It’s rare to travel to a building site to measure the sound insulation of just a single partition. Much more often, a representative sample of a range of partition types in a building must be measured, and many consultants will measure 15 or more partitions in a single day. When measuring with fixed microphone positions, this can add up to over 400 individual measurements. Naturally, methods to reduce the total number of measurements while maintaining compliance with the relevant standards are popular with busy consultants. One such method is the use of manual scanning for level measurements.
Another method, reusing measurements between partitions, is the focus of this article.
The most common situation where measurements are reused, is when testing multiple partitions with a common receiving room. In this situation, reverberation time (T2) measurements are ideal for reuse since it’s extremely unlikely that new absorption will be installed in the room during your survey. We can safely assume that the reverberation time will not have changed between tests, so there is no need to measure it again. Background sound (B2) measurements in the receiving room can also be reused, but some caution should be taken. The B2 measurement should be representative of the background sounds occurring during your receiving room level (L2) measurements. If the background sound levels on site vary throughout your survey, it’s safest to remeasure B2 for each partition close to when you measure L2.
Measurement reuse is also possible when testing multiple partitions with a common source room.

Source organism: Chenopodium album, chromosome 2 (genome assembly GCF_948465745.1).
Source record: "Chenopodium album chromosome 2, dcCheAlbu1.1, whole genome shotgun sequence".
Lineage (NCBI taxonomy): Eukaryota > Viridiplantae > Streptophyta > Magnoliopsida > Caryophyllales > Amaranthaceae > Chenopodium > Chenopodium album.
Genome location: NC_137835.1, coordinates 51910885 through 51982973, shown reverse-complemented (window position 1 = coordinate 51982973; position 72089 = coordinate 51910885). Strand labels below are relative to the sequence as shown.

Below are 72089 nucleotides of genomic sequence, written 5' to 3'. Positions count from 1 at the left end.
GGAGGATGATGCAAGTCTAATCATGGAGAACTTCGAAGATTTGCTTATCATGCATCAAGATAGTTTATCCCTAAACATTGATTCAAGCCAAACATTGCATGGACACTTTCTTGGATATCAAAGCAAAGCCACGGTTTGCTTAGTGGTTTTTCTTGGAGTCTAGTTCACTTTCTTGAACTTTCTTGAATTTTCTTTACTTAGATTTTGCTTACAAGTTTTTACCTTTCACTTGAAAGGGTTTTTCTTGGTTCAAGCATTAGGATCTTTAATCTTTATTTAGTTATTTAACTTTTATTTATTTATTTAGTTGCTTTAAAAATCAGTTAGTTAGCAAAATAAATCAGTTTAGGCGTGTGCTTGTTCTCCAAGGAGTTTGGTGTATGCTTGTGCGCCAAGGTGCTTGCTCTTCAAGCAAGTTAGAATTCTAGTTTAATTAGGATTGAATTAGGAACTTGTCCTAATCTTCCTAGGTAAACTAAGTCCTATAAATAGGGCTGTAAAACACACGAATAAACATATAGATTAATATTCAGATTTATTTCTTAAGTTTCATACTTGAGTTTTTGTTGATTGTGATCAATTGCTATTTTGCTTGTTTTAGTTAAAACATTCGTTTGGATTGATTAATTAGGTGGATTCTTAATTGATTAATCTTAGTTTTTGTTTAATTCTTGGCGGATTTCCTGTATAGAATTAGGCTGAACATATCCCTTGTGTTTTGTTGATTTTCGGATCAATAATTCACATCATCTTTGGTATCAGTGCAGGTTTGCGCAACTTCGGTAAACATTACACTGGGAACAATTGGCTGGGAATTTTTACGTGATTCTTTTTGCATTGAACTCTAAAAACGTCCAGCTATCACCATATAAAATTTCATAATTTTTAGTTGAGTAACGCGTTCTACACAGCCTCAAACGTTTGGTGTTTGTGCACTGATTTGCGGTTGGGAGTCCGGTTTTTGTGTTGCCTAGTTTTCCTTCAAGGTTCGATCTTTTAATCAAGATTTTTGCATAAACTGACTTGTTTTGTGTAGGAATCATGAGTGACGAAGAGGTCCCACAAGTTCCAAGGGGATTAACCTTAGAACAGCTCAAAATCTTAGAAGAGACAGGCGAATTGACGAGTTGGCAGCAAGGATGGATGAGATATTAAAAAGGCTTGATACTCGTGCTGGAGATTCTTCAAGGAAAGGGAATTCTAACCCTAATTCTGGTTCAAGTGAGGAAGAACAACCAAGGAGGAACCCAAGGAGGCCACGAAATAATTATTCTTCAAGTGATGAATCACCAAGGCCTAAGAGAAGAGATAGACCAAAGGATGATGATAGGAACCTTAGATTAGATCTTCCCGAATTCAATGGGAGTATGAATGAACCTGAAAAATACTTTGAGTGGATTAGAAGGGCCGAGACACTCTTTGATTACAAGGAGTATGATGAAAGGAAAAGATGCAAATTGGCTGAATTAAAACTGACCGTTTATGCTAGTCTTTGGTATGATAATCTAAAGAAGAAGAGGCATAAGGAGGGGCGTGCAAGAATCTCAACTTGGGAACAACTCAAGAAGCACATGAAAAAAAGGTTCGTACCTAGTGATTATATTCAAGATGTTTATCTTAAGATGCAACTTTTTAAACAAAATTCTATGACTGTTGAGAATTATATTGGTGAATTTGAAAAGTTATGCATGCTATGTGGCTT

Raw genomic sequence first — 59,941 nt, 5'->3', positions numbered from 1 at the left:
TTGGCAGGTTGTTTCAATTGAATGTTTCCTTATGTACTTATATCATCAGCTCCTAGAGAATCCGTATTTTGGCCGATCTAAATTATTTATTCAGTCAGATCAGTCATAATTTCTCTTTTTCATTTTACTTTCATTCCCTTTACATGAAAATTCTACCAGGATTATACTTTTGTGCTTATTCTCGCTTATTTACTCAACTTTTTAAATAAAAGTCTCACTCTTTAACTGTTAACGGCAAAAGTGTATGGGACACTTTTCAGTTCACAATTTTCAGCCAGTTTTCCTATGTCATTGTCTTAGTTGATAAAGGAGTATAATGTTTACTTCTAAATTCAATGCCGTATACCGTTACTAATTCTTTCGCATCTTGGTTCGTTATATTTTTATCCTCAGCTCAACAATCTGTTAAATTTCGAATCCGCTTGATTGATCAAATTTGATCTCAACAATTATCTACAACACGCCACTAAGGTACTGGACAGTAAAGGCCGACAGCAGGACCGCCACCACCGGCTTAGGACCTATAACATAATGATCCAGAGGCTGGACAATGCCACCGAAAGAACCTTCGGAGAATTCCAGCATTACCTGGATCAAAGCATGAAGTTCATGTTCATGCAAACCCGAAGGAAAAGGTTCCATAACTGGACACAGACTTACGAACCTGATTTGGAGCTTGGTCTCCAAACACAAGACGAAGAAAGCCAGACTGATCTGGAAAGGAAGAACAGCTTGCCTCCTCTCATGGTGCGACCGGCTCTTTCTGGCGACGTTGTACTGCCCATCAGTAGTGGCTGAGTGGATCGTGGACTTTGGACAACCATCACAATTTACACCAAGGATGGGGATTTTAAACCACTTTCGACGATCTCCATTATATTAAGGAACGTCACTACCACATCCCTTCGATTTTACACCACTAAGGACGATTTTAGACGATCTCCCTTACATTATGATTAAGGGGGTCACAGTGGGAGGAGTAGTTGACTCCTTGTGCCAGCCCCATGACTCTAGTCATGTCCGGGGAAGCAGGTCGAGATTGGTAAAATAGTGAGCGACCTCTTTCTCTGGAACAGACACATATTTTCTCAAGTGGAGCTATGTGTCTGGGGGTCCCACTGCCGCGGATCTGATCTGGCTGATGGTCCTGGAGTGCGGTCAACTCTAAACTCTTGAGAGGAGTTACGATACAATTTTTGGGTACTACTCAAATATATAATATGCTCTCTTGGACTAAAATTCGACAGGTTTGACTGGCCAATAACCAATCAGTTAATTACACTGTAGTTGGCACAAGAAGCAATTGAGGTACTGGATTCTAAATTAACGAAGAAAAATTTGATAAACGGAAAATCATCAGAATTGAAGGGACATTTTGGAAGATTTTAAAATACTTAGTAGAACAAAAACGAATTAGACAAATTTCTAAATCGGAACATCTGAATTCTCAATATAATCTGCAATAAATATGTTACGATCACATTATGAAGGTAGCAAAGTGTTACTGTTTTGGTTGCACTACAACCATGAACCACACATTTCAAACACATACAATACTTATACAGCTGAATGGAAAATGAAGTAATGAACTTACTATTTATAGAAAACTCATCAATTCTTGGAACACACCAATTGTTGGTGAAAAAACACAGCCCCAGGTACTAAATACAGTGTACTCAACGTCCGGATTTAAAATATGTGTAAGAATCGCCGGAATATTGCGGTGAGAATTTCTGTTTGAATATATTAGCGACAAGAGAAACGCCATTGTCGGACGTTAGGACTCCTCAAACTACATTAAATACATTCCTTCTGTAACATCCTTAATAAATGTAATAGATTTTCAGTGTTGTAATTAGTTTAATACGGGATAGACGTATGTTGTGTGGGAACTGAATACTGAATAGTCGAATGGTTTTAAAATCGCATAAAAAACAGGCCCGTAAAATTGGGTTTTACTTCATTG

Here, the source room level (L1) measurements in the source room can be reused, but this can become a little complicated to manage when measuring according to ISO 16283, where all L1 and L2 positions must be measured for each source position before moving the source. The potential time savings or reusing L1 measurements are much smaller than those for reusing reverberation time measurements, so it is normally preferred to plan a survey with common receiving rooms instead of common source rooms.
Building Acoustics Partner makes measurement reuse safe and easy. Airborne and impact sound insulation tests are defined within a project as the adjacency of a pair of defined rooms (one designated as the source room, the other as the receiving room). Façade sound insulation tests are a little different, and only have a defined receiving room. This modelling allows the application to automatically determine where partitions share a common room, where measurements may potentially be reused. For L1, B2 and T2 measurements, there are three modes for reuse: Automatic, On and Off.
When measurement reuse is set to Automatic for a measurement type, any measurements of that type will be automatically imported into every partition where they can be reused. The measurements will be included in sound insulation calculations, and if you are running the app in guided mode, you will not be prompted to remeasure them. By default, we set measurement reuse to Automatic for T2 measurements.
The On setting is a little bit different. In this setting, potentially reusable measurements are imported into every relevant partition, but they are excluded from calculations by default. This can serve as a prompt to consider whether reusing the measurement is appropriate at the time. By default, we set measurement reuse to On for B2 measurements.
The Off setting disables measurement reuse for that measurement type. When reuse is set to Off, measurements from one partition are not imported into other partitions for any shared rooms.
By default, we set measurement reuse to Off for L1 measurements, but it can be enabled if you have a situation where it is desirable. Reuse for L2 measurements is always disabled, and there is no user setting to turn it on.
Regardless of the measurement reuse settings used in Building Acoustics Partner, the user is still in full control. Even if Automatic reuse is enabled, you can always mark the reused measurement as excluded, and add a new measurement in its place. Furthermore, reused measurements are clearly identified in the app, with a reference to the partition for which they were originally measured.